“I am being nothing but honest,” said the translator. “It is not a desired outcome, but she is a vital part of the project. Her presence is required. Not a copy, not her readings, her physical presence. We are forced to give you whatever you want, you have but to name it. If you want this jet, it is yours.” He copied the hand gesture the President had made a few seconds ago, indicating the aeroplane sitting behind them.
It would be nice to own a luxury jet, but they didn’t really have anywhere to park it. But more importantly, Britta realised he had just preempted Dad’s idea to offer them a detailed download of her central nervous system. Apparently that would not be good enough.
“For how long?” asked Mum.
There was a pause from the man who up till this point had been very loquacious. He adjusted his glasses, then spoke in a different tone. Much more sombre, which Britta would have thought impossible.
“We do not know at this time,” said the translator. “All our efforts are aimed at working on a solution, but I cannot say with any certainty.” The apologetic look in the translator’s eyes was an uncanny match for the one in the President’s.
They were being so open about the whole thing, it was hard not to feel flattered by it. They were willing to tell her all the horrible things they were prepared to do, but only so they didn’t have to do them. There was a heavy implication in the warm air that this was special treatment.
Britta felt an increasing level of discomfort. This man was clearly a great businessman, a great negotiator. Why would he offer her whatever price she wished to name? How could that be good for his business? And for every generous offer of anything she wanted, there was a blood-chilling warning gently tossed in to complete the package. It was hard to know which she should respond to, greed or fear.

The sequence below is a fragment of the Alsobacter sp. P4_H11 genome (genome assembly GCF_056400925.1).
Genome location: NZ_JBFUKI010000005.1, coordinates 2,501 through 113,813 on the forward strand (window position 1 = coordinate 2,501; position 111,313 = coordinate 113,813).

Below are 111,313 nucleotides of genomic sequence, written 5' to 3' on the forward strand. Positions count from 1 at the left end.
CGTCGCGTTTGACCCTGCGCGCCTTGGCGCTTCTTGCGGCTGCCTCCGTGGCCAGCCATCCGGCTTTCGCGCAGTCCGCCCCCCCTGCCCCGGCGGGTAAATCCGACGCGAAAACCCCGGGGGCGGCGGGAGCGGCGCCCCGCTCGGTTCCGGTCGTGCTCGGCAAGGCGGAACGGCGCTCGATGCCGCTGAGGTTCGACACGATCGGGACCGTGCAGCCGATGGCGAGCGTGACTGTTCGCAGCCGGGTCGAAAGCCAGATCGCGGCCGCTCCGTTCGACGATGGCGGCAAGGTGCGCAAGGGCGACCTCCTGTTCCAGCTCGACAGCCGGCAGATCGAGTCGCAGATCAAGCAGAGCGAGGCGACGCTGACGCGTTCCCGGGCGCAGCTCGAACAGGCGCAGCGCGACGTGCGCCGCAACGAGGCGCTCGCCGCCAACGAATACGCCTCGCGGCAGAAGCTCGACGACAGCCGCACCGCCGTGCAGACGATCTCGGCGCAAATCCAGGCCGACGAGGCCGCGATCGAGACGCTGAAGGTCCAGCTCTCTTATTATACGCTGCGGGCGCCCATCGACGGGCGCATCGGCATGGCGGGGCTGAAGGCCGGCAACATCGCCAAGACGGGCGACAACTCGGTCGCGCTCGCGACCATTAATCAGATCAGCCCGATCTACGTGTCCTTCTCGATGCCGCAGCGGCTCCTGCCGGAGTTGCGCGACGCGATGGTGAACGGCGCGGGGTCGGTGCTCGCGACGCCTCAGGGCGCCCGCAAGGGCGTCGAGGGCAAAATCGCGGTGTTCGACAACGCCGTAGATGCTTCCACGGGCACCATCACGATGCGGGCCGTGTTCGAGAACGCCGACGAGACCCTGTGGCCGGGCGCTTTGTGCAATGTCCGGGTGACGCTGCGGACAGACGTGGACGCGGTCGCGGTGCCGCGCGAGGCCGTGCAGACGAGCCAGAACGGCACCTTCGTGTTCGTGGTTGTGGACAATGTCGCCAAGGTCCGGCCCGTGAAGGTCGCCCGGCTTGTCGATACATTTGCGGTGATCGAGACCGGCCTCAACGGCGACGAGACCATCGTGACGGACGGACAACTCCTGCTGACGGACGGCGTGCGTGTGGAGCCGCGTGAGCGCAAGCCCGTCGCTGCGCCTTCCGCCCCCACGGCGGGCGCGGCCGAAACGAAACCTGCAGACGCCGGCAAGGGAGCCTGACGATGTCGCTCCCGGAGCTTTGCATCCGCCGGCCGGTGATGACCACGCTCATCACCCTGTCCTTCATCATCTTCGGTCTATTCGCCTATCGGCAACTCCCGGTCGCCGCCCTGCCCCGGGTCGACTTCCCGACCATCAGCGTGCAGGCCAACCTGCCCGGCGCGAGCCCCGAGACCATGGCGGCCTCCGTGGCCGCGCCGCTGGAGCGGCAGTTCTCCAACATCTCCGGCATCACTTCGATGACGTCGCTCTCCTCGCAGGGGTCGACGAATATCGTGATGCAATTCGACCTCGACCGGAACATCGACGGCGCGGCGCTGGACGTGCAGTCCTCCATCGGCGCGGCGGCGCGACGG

“You aren’t being honest,” said Britta, croaking on the words slightly as her throat dried up. “You say you are, but even now, you have those glasses that let you hear everything we say, while you force us to listen to only what you choose, through him.” She pointed at the translator, and then dropped her hand because it felt rude to point. “I feel like you’re going to take advantage of me, no matter what I decide. It’s not a very nice feeling.”
There was silence from across the tarmac. Then President Wu snapped his fingers and one of the women came forward, swishing her hips like a model on a catwalk. She was wearing glasses, just like the men. He pointed at Britta, and the woman walked out of the group, taking off her glasses as she approached. She held them out for Britta to take.
Britta’s hands were still shaking, but she forced them to stop as she took the glasses. She wasn’t sure what she would see when she put them on. She had been told they translated, but was that all they did. Back at the APE facility, Clark had glasses that could control a whole roomful of holograms. What would these reveal when she put them on?
There was only one way to find out, so she raised them to her face and slid the arms past her ears.
“Oh,” said Britta, looking around her. “I wasn’t expecting this.”